Ask by Ryan Levesque (2015)

In terms of business reads, this is probably the most valuable book that entrepreneurs could pick up. Ryan Levesque devised a method of getting your customers to tell you what they want and how to give it to them — and it’s done so well for him, he’s actually teaching the whole world how to do it. (And I’ve seen lots of companies I subscribe to start their first steps of implementation! Every time I see that, I think, “Ah, someone read Ask.”)

Basically, most people wouldn’t give away all these secrets, but Ryan Levesque is crazy, stupid rich from implementing this method for lots of major companies and doesn’t care. He wrote this book because he doesn’t need the money anymore — he wants to make an impact on the world. And we benefit.

The Poisonwood Bible Barbara Kingsolver

The Poisonwood Bible by Barbara Kingsolver (1998)

I love it when a good book reminds you why you fell in love with an author in the first place. I adore Barbara Kingsolver but hadn’t read anything new by her in so long.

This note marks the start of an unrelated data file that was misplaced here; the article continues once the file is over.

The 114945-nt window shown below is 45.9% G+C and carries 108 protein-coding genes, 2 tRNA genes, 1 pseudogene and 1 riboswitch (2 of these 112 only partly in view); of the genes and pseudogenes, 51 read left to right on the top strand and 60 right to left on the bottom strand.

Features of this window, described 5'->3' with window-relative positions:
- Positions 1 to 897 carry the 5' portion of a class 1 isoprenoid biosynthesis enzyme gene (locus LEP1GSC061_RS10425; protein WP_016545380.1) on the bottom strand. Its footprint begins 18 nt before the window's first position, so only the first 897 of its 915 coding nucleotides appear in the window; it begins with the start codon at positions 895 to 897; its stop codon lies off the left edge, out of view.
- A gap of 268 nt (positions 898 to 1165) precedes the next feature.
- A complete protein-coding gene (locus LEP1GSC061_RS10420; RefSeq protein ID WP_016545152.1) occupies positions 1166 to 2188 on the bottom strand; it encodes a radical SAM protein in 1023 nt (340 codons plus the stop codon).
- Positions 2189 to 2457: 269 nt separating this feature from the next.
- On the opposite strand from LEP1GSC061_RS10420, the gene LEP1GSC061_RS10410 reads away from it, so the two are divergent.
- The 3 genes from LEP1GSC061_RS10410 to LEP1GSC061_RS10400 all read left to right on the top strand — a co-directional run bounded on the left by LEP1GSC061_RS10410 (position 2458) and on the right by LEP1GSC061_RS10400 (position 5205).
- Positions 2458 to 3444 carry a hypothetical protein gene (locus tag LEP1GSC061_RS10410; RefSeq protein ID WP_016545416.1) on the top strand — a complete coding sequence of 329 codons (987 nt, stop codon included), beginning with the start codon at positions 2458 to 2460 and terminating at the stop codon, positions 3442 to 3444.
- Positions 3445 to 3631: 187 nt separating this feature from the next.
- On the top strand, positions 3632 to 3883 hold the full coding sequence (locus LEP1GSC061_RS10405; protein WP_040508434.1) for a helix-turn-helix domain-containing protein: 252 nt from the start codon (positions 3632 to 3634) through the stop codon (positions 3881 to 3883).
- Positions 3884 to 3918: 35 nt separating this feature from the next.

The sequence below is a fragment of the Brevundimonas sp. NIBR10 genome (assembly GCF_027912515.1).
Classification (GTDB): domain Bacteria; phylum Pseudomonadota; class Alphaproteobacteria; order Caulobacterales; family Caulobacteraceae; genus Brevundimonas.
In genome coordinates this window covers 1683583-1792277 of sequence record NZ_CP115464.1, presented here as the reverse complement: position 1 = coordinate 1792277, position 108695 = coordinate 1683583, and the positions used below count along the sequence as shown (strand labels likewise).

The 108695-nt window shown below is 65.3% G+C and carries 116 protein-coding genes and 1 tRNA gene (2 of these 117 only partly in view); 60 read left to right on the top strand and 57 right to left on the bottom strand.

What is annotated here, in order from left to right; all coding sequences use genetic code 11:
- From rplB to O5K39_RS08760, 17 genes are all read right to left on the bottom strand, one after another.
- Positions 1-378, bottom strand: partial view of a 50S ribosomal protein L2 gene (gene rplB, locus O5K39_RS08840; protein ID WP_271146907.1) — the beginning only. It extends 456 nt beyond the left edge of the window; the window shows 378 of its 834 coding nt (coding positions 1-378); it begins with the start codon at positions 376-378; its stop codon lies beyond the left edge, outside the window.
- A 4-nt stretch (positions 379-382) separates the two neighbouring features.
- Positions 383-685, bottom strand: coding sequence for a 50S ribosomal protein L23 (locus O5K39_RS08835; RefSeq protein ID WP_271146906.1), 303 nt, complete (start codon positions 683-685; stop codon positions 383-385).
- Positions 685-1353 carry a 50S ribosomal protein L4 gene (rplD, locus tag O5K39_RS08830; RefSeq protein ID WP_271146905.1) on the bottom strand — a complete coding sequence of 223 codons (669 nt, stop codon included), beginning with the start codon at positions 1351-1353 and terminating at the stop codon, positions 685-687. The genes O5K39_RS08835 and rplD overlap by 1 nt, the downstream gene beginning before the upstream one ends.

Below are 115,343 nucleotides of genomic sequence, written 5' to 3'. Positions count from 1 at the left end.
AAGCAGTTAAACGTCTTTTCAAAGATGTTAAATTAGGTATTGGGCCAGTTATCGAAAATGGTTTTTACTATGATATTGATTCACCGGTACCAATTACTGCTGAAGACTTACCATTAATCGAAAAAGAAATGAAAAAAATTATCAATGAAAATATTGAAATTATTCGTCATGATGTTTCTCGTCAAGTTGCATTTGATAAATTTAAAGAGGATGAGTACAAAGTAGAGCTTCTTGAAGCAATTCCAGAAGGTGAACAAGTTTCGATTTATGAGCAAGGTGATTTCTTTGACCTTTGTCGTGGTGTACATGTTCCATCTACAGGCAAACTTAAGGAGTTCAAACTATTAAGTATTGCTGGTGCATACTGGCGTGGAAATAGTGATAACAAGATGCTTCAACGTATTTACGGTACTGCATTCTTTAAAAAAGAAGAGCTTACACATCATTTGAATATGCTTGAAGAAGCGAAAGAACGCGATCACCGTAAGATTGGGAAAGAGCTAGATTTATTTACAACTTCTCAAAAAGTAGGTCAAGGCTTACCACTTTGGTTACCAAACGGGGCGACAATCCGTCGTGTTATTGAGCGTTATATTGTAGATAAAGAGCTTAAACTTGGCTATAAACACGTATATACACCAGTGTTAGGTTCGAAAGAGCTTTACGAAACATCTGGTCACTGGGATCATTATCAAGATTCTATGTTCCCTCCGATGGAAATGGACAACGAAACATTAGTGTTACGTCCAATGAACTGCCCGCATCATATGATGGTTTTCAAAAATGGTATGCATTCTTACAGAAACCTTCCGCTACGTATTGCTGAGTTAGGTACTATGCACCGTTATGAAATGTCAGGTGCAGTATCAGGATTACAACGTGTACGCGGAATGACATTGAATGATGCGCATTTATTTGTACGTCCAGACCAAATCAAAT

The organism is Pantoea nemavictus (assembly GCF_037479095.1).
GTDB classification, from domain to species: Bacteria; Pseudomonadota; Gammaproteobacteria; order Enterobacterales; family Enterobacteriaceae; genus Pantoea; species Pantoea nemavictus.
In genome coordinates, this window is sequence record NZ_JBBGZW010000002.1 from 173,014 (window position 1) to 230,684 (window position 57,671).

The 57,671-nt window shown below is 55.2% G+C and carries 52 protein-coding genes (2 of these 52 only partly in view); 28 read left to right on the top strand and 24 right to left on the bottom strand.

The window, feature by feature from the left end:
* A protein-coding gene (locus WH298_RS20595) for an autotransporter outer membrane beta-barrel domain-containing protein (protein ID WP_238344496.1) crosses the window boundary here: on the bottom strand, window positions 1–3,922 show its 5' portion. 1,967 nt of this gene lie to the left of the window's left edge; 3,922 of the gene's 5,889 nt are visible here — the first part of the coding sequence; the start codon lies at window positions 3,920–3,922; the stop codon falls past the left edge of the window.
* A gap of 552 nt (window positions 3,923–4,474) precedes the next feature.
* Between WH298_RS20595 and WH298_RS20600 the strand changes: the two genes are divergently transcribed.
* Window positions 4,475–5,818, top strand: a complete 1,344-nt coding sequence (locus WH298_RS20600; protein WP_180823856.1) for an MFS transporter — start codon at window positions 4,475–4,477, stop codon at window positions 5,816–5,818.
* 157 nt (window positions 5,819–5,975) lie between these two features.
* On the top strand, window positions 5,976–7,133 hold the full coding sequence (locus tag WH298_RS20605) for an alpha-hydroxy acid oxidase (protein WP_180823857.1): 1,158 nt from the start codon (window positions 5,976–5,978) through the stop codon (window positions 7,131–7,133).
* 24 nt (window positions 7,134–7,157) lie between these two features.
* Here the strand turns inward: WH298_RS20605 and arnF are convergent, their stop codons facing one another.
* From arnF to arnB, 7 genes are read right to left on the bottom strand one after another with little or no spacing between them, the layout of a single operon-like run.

In the early 1960s, a mother, father, and four daughters move from Georgia to the Belgian Congo for the father to serve as the local pastor and convert as many villagers as possible. It turns out to be a far more difficult task than he anticipated. The father is verbally and emotionally abusive to his family, and as soon as the Congo teeters on the brink of independence, he decides that they must stay, even as every other missionary family flees for their safety.

The best thing about this book is that the chapters are all told in the voices of the different characters — and they vary so widely! I’m so impressed that Kingsolver was able to keep up so many different voices and have them all be so consistent. But it’s also a tale of love, fear, abuse, culture, and life after death. A book from the 90s, and yes, so very much worth reading today.

Tomboy Liz Prince

Tomboy by Liz Prince (2014)

This book was a big surprise to me — a book I only read because I had to fulfill the graphic novel requirement of the book challenge. It turned out to be sweet, moving, and a lot of fun.

This memoir tells the story of Liz’s life of avoiding traditional gender conformity. That’s not to say that she’s transgender or genderqueer — she’s simply a cisgender girl who tended to express herself more toward the masculine side of things. In other words, what most people would call a tomboy.

I never thought of what it would be like to grow up being told that you’re dressing and acting wrong, and honestly, you don’t read a lot of books that focus exclusively on gender expression, rather than gender identity or sexuality. It was a sweet and unique read and I felt like cheering for Liz the whole time.

Ethan Frome Edith Wharton

Ethan Frome by Edith Wharton (1911)